Shermer, Michael. 1997, 2002. "Why People Believe Weird Things." New York: Henry Holt and Company
Science is devoted to formulating and testing naturalistic explanations for natural phenomena. It is a process for systematically collecting and recording data about the physical world, then categorizing and studying the collected data in an effort to infer the principles of nature that best explain the observed phenomena. The scientific method involves the rigorous, methodical testing of principles that might present a naturalistic explanation for the facts (the data of the world). Based on well-established facts, testable hypotheses are formulated. The process of testing leads scientists to accord a special dignity to those hypotheses that accumulate substantial observational or experimental support. This special dignity is called a theory. When a theory explains a large and diverse body of facts, it is considered "robust"; if it consistently predicts new phenomena that are subsequently observed, then it is considered "reliable." Facts and theories are not to be used interchangeably. Facts are the world's data; theories are explanatory ideas about those facts. (page 167)
Science is a set of methods designed to describe and interpret observed or inferred phenomena, past or present, and aimed at building a testable body of knowledge open to rejection or confirmation. (page 18)
The scientific method (thinking scientifically) involves:
Induction: Forming a hypothesis by drawing general conclusions from existing data.
Deduction: Making specific predictions based on the hypothesis.
Observation: Gathering data, driven by hypotheses that tell us what to look for in nature.
Verification: Testing the predictions against further observations to confirm or falsify the initial hypothesis. (page 19)
Through the scientific method we form the following generalizations:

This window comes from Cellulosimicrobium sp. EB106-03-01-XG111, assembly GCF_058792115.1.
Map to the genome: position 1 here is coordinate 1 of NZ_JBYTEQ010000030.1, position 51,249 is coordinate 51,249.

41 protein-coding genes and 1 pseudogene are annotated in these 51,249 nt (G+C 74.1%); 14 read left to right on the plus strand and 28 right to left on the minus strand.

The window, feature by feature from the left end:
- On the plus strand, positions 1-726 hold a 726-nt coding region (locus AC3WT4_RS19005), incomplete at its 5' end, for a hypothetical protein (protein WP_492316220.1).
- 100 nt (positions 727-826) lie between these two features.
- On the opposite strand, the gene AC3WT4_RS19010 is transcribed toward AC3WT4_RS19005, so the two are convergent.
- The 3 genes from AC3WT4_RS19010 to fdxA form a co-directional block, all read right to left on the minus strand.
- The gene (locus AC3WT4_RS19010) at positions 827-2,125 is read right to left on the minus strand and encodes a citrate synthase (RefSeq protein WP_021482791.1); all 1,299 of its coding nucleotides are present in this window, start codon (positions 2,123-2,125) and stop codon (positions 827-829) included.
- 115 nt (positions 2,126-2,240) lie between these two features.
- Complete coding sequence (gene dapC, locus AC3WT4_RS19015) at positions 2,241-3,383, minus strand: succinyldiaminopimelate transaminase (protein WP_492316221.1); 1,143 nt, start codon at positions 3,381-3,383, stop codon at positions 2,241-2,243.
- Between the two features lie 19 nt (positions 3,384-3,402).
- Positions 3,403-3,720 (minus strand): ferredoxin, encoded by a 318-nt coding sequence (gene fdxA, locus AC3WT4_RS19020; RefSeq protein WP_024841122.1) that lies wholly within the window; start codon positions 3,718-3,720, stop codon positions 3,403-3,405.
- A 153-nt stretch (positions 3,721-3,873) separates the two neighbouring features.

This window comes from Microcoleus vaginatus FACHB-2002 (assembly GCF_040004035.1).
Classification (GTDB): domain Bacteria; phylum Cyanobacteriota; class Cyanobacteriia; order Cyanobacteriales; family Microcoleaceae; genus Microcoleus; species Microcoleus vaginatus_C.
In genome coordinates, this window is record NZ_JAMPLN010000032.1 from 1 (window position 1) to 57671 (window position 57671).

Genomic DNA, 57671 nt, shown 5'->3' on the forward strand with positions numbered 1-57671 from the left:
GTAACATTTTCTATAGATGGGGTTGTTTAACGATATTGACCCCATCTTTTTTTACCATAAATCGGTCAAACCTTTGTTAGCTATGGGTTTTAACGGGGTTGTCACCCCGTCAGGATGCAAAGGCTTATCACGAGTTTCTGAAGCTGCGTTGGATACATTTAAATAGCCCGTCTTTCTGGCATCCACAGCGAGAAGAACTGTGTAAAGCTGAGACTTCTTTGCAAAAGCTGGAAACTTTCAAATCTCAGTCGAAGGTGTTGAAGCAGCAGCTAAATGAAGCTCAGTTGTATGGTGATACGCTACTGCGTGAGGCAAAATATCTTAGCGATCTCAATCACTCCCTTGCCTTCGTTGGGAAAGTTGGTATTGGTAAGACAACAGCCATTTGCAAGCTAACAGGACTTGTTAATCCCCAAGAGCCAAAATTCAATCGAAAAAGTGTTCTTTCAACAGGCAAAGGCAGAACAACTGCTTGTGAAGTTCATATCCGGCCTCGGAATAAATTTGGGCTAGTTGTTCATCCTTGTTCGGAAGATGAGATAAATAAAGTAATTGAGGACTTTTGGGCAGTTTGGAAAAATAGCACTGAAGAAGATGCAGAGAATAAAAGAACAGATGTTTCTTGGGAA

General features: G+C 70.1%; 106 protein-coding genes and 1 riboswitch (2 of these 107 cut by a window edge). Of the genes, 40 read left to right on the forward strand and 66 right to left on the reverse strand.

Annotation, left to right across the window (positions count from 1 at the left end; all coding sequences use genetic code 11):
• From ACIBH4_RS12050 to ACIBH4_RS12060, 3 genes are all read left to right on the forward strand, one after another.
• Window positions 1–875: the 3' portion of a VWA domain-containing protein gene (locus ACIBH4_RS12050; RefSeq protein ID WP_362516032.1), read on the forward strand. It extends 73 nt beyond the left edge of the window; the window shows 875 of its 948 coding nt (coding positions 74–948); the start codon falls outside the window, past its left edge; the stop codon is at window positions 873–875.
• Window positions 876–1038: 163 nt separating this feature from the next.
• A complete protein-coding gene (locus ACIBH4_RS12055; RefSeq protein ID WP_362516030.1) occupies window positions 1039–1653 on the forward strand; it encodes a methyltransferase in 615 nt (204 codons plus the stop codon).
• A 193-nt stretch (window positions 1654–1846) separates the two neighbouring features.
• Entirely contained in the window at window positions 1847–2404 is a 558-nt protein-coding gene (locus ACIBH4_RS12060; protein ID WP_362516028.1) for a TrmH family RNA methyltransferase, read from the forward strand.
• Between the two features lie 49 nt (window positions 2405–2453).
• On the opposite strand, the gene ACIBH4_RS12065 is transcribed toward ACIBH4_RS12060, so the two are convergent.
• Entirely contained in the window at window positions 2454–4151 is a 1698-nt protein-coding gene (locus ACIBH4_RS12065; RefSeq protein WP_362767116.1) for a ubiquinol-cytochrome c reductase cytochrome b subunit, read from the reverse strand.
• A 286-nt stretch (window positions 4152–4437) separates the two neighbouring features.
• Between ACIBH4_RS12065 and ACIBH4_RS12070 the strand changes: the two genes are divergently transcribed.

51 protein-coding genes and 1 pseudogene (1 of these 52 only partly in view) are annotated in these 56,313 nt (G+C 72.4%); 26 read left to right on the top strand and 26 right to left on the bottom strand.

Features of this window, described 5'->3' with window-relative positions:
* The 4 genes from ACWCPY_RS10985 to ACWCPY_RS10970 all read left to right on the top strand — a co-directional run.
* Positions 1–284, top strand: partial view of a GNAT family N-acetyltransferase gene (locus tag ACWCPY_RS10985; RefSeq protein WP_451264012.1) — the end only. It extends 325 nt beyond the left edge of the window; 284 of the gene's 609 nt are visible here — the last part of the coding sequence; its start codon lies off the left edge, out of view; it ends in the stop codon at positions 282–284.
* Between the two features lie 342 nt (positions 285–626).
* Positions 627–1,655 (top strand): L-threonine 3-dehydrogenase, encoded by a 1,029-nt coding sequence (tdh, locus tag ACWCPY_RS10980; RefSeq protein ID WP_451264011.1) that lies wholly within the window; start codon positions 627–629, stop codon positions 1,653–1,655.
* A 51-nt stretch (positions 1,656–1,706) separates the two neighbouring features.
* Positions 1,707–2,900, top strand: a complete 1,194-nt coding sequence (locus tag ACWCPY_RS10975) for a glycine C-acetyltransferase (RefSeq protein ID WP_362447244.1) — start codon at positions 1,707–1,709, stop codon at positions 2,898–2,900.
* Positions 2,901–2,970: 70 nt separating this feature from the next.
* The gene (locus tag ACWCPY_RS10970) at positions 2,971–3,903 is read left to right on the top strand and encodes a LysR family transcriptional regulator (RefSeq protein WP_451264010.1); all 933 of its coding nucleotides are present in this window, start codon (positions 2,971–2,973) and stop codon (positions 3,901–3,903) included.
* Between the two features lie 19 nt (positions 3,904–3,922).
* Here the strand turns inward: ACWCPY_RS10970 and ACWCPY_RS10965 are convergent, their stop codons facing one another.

Hypothesis: A testable statement accounting for a set of observations.
Theory: A well-supported and well-tested hypothesis or set of hypotheses.
Fact: A conclusion confirmed to such an extent that it would be reasonable to offer provisional agreement. (page 19)
A Paradigm is a model shared by most but not all members of a scientific community, designed to describe and interpret observed or inferred phenomena, past or present, and aimed at building a testable body of knowledge open to rejection or confirmation. (page 39)
Scientific progress is the cumulative growth of a system of knowledge over time, in which useful features are retained and non useful features are abandoned, based on the rejection or confirmation of testable knowledge. (page 31)
Through the scientific method, we aim for objectivity: basing conclusions on external validation. And we avoid mysticism: basing conclusions on personal insights that elude external validation. (page 20)
Science leads us toward rationalism: basing conclusions on logic and evidence. (page 20)
All description is in the mind, but scientific laws describe repeating natural phenomena while pseudoscientific claims are idiosyncratic. (page 33)
The more subjective the endeavor, the more individual it becomes, and therefore difficult if not impossible for someone else to produce. The more objective the pursuit, the more likely it is that someone else will duplicate the achievement. (page 42)
Smith, George H., 2000, Why Atheism? New York: Prometheus Press, page 70
Belief is psychological assent to the truth of a proposition.
Knowledge is belief that is at once justified and true.
Justification is the evidence and/or arguments to which the believer appeals in support of her claim to knowledge.
Truth is the correspondence between a proposition and a fact.
A Fact is that which is, i.e., that which exists independently of any perception, thought, belief, or knowledge claim.